Understanding poverty and inequality in the GCR
- Darlington Mushongera
This project aims to provide an understanding of the nature and extent of inequality in the Gauteng City-Region (GCR), as well as unpack its underlying causes, drivers and dynamics. Government policies and programmes aimed at addressing poverty have failed to make significant inroads towards reducing poverty, while economic growth has been accompanied by increasing levels of inequality and persistent poverty. The project takes the view that unless and until inequality is addressed, reducing poverty will remain an intractable challenge. While there have been numerous studies on poverty, none of these has adequately tackled inequality with significant detail.
This project will use the 2011 Quality of Life Survey (QoL) results as the basis for understanding inequality, through an analysis of the poverty patterns revealed in the QoL. Further in depth studies will be undertaken through focus groups to further understand the nature, pattern and drivers of inequality in the GCR. The key questions to be answered by the project are:
- What is the nature and extent of inequality in the GCR?
- What are the underlying causes and drivers of inequality in the GCR?
- Why does inequality matter in light of efforts to reduce poverty in the GCR?
- What are the necessary and sufficient conditions for reducing inequality in the GCR?
This project has policy relevance in that it addresses two key challenges for government – reducing inequality and combating poverty. These challenges are legitimate objectives for government policy and the outcomes of this project are expected to assist government in its pursuit for achieving them. Addressing inequality and poverty is a key step towards achieving the ultimate government goals of social justice and social cohesion. Academically the project aims to contribute to the understanding of why inequalities persist and unpack the mechanism through which these inequalities make it difficult to effectively and sustainably address poverty. Using data from the GCR, the project also seeks to conceptualise the relationship between economic growth, inequality and poverty within the context of the GCR. The key question is: why, in the case of the GCR (and South Africa in general), is inequality increasing with economic growth when ideally the reverse should be true?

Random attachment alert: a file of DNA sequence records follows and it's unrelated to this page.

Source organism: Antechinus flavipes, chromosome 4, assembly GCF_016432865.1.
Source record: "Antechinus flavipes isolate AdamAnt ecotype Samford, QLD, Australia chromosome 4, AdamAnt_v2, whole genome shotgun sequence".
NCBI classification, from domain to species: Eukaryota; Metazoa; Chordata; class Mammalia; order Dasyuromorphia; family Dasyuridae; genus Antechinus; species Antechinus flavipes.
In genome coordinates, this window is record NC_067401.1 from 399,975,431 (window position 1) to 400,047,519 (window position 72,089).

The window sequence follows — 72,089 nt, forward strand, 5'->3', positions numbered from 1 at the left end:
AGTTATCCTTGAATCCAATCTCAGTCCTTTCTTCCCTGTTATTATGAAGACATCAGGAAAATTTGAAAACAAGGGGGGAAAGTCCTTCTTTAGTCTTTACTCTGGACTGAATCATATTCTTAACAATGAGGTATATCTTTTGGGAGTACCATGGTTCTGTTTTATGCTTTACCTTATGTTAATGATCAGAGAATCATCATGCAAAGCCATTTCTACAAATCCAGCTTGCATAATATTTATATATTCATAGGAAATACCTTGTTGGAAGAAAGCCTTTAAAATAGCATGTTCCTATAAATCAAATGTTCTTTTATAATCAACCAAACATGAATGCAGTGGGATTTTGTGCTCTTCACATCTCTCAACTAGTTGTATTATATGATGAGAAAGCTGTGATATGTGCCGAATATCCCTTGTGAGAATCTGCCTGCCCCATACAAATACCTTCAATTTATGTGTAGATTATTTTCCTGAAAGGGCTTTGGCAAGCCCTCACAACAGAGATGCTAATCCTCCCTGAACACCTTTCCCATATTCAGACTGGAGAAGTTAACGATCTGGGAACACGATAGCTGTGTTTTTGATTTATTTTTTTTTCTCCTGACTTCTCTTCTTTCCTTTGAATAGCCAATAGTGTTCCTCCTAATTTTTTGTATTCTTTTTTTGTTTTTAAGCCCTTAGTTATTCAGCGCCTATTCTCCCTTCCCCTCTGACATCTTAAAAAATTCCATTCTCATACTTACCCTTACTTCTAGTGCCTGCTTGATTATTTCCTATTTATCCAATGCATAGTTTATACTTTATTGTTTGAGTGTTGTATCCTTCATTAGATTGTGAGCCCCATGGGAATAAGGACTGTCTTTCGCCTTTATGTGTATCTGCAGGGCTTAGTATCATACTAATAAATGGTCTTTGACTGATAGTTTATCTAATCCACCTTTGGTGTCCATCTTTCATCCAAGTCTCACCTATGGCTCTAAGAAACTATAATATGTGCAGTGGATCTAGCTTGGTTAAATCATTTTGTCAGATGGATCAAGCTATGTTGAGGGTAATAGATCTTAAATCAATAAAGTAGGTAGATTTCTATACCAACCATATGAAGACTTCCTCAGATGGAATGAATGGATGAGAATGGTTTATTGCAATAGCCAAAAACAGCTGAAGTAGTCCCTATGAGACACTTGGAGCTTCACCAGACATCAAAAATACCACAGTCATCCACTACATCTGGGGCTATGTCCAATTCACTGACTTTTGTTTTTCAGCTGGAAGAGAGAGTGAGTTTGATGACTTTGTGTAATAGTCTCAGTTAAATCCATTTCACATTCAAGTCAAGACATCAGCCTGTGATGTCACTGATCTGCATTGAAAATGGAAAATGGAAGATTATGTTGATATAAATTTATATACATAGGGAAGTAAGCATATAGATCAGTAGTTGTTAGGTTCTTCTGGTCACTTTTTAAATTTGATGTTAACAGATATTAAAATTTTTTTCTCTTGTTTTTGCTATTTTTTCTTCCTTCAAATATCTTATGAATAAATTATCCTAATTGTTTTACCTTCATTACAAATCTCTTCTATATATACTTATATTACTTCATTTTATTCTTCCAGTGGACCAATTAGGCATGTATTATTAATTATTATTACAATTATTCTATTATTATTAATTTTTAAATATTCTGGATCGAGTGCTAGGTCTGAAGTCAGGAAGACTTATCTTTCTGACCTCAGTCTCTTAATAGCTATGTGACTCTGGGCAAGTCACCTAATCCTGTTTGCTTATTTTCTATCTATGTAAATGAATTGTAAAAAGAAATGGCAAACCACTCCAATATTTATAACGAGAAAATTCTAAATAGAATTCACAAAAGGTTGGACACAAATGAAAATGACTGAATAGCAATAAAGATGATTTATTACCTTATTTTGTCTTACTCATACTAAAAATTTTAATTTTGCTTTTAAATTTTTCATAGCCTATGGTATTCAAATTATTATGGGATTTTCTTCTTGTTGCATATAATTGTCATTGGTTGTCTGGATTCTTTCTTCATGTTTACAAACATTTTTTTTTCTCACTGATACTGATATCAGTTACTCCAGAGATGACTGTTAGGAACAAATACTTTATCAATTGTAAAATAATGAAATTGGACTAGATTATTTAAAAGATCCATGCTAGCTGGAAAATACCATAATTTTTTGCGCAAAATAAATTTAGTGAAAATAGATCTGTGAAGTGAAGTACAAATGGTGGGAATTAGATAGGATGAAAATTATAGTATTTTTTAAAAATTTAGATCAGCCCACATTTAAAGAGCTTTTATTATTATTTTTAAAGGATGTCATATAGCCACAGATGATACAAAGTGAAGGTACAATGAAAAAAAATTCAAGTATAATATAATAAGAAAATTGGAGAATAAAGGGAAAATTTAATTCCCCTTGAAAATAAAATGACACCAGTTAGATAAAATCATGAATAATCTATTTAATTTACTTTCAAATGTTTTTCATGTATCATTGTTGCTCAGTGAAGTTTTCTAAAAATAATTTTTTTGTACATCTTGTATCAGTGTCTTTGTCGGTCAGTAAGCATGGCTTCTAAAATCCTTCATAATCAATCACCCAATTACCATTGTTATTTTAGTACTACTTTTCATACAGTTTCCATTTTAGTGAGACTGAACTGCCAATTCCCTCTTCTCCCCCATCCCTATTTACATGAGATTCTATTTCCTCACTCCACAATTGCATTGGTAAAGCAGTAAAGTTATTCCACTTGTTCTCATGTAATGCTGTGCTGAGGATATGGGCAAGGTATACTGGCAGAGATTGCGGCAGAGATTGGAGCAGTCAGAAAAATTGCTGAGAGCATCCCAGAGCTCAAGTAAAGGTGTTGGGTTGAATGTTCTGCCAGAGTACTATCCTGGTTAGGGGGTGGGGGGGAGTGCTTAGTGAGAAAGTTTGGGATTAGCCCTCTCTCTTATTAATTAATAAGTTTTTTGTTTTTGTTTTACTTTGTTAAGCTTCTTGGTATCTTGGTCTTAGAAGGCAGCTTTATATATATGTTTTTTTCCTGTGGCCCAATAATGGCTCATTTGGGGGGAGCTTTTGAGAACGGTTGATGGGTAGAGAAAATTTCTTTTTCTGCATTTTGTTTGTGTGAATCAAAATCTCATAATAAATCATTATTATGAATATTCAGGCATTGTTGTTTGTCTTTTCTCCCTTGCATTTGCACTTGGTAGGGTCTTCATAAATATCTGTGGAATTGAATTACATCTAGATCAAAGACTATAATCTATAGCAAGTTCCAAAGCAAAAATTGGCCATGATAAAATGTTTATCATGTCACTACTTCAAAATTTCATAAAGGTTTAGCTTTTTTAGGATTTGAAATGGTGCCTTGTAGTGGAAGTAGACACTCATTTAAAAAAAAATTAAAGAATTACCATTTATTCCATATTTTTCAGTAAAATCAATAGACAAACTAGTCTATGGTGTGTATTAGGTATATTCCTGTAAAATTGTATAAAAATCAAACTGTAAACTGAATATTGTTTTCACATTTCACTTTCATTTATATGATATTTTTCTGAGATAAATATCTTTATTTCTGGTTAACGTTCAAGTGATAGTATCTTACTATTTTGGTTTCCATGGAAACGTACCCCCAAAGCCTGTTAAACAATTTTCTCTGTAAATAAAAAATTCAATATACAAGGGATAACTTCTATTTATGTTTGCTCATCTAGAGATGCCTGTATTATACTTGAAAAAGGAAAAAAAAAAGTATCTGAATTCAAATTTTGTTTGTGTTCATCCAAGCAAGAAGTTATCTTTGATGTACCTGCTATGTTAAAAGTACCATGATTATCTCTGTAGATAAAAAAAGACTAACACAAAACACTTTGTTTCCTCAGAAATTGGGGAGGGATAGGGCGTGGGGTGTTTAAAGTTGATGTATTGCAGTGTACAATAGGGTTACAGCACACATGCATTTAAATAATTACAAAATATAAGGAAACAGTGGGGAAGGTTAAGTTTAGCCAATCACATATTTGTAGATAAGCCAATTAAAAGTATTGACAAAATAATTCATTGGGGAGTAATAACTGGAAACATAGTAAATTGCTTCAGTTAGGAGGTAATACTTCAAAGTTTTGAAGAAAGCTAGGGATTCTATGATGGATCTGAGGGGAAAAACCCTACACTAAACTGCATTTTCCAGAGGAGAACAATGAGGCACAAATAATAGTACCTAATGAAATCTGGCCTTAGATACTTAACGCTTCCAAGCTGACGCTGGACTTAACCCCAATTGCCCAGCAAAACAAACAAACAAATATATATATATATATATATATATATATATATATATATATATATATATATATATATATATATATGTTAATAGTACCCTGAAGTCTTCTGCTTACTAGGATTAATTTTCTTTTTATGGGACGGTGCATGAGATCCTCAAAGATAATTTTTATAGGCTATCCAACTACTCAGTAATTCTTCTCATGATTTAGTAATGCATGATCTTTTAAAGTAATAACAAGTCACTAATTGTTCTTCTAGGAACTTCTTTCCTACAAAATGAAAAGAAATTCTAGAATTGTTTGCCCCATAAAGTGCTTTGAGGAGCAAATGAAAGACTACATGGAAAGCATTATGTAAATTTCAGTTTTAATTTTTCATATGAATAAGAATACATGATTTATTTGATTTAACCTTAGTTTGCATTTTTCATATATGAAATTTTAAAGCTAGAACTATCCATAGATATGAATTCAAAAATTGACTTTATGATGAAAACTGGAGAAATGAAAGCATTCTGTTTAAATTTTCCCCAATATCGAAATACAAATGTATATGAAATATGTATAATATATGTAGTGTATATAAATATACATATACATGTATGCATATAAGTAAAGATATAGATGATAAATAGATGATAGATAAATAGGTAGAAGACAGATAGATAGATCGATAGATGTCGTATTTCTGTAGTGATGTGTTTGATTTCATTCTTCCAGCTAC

Two stand-alone papers were commissioned, written and submitted to GCRO
- Tseng, D. (forthcoming) ‘Poverty and Inequality in the GCR: Income and Expenditure Analysis’
- Kwenda, P. & Benhura, M (forthcoming) ‘Poverty and Inequality in the GCR: Inequalities in the GCR Labour Market’.
A third piece was done in-house with input from two economists from World Bank, South Africa
- Mushongera, D., Zikhali, P., & Ngwenya, P. (forthcoming) ‘A multidimensional poverty index for Gauteng: Evidence from GCRO Quality of Life Survey Data’.
GCRO Occasional Report on Poverty and Inequality in the GCR expected during 2015
Mushongera, D, Zikhali, P & Ngwenya, P (2015) ‘A Multidimensional Poverty Index for Gauteng (GMPI)’, GCRO Map of the Month.